There are also some other great performances from the two other female leads that make the scares–even the more obvious ones–more effective. With Mary Ellen (Madison Iseman) and Katie (Daniela Rios), they’re not as disposable as they normally would be and add some interesting emotional depth. It was cool to see Mary Ellen see the Warrens as normal, for the most part, and it was kind of nice to have Katie have an emotional stake in the situation as well as a solid arc. Both Iseman and Rios really sell the scares with their performances and there’s a good amount of effort that makes them more than just side characters. The only weak link is the boyfriend character, Bob (Bob Palmeri), as he seems to only exist to service a running gag. The whole, “Bob’s got balls,” joke fell incredibly flat and is forced to create humor that really wasn’t needed.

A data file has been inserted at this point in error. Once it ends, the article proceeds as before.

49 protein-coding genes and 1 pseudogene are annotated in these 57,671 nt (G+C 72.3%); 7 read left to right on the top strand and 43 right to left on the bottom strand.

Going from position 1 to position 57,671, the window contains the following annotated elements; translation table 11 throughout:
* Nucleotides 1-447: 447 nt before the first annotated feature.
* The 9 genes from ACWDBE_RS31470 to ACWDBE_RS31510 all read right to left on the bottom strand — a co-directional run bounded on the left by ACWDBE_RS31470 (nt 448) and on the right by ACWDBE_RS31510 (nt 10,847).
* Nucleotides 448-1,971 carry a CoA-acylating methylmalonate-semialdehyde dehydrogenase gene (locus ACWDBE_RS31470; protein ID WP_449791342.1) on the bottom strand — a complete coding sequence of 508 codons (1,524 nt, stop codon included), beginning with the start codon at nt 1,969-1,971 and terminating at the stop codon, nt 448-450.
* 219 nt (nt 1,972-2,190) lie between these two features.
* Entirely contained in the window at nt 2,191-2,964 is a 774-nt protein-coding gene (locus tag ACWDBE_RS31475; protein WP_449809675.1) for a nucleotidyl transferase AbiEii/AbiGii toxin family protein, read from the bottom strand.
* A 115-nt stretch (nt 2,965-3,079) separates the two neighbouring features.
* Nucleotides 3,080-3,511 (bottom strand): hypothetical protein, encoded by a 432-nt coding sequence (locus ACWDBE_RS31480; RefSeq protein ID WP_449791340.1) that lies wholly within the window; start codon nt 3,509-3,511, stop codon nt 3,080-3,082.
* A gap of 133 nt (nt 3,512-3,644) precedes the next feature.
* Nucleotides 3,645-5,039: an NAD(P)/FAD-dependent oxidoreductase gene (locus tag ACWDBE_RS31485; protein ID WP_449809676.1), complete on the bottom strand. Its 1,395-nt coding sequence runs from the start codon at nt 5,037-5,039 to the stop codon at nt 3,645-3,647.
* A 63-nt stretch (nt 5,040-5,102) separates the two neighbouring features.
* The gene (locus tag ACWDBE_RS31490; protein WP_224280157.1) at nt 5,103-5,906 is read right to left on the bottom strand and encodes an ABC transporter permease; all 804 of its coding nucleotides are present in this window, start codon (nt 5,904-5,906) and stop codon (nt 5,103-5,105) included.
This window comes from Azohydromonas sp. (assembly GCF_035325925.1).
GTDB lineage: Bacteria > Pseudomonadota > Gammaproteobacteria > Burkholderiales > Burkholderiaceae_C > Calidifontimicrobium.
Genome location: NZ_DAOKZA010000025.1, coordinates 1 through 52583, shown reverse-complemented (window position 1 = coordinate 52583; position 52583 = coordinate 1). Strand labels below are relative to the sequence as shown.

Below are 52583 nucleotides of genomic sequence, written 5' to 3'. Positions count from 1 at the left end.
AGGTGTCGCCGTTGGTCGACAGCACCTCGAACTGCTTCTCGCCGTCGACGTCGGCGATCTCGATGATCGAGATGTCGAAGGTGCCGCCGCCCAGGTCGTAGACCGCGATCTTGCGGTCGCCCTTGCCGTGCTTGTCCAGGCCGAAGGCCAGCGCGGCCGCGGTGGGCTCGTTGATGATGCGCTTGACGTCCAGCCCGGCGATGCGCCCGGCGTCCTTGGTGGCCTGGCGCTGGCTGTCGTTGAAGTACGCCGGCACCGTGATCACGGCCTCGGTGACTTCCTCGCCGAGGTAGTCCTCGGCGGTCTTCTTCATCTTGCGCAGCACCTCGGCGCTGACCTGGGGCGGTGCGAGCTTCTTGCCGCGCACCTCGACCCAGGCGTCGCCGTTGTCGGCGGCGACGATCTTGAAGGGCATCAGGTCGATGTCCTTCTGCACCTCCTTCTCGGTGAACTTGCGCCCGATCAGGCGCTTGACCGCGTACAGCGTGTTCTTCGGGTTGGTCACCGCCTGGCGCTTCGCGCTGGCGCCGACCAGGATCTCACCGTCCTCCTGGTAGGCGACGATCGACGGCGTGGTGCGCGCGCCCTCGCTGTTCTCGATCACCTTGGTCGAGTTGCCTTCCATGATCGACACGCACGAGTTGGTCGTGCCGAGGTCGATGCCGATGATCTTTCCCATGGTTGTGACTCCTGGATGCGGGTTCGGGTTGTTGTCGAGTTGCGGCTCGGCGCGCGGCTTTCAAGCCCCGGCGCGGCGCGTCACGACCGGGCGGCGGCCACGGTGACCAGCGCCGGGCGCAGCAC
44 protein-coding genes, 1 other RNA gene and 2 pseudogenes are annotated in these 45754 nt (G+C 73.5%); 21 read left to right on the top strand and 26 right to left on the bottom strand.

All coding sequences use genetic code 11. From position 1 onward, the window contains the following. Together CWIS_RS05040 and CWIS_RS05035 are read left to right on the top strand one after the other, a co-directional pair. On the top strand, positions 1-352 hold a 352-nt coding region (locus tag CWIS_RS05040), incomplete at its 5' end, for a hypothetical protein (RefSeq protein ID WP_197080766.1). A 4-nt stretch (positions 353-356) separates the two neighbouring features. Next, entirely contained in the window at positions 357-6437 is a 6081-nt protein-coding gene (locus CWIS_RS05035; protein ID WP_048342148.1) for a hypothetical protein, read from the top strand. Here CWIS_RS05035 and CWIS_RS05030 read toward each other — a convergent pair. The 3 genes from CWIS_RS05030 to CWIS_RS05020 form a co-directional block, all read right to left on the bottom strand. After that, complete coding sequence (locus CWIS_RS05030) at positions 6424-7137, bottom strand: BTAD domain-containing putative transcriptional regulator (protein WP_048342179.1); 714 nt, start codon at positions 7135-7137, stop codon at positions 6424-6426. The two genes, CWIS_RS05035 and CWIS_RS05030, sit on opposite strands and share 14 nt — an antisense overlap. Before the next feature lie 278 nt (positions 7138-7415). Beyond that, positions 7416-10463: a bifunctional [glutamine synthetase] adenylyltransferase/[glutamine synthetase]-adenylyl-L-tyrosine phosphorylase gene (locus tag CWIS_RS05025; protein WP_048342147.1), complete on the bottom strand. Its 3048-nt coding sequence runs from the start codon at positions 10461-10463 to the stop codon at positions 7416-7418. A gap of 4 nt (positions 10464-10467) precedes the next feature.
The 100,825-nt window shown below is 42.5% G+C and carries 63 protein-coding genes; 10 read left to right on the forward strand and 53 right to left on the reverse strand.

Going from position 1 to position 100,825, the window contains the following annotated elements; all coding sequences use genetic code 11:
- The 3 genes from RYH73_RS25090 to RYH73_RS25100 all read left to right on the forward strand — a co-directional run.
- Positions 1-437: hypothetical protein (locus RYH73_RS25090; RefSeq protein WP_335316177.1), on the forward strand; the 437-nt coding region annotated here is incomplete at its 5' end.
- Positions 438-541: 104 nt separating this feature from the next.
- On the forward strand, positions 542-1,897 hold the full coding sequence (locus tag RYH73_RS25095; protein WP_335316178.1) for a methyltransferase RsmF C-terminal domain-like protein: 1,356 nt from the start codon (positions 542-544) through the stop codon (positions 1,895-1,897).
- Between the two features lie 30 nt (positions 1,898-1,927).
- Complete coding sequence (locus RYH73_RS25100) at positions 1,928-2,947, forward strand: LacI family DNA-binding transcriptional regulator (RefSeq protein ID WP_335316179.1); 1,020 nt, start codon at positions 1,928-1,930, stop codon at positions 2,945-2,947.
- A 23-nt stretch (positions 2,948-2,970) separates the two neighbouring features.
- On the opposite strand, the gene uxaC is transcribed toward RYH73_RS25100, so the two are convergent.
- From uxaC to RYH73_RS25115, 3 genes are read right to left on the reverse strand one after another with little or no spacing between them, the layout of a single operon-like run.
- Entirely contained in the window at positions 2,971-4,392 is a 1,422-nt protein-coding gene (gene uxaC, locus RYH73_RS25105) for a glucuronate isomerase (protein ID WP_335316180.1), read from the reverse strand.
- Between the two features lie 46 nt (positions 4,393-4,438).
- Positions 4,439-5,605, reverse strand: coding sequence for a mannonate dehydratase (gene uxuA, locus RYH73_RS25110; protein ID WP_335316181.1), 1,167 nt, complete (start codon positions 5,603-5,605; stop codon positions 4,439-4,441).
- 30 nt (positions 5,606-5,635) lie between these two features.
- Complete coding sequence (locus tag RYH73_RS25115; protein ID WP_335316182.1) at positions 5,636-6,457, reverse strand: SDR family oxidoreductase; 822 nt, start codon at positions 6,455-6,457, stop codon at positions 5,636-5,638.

Annabelle Comes Homes has also reignited my interest in what else the Conjuring universe can offer with the new spirits and artifacts the film offers. The designs are intriguing and even most of their backstories are left in the dark so if they ever get their own films, there’s more to explore.

Personally, the Ferryman would be an interesting story to explore because of the character’s design and simple story. The haunted Japanese armor would be cool to explore as a supernatural, Japanese Conjuring movie just sounds awesome on paper, and even the Feely/Meely board game sequence was pretty suspenseful because I wasn’t sure what to expect. Honestly, the entire sequence of Katie going through the room was very reminiscent of the cellar scene in The Cabin in the Woods and just seeing what Ed and Lorraine had in the room made me immediately intrigued into what their stories were.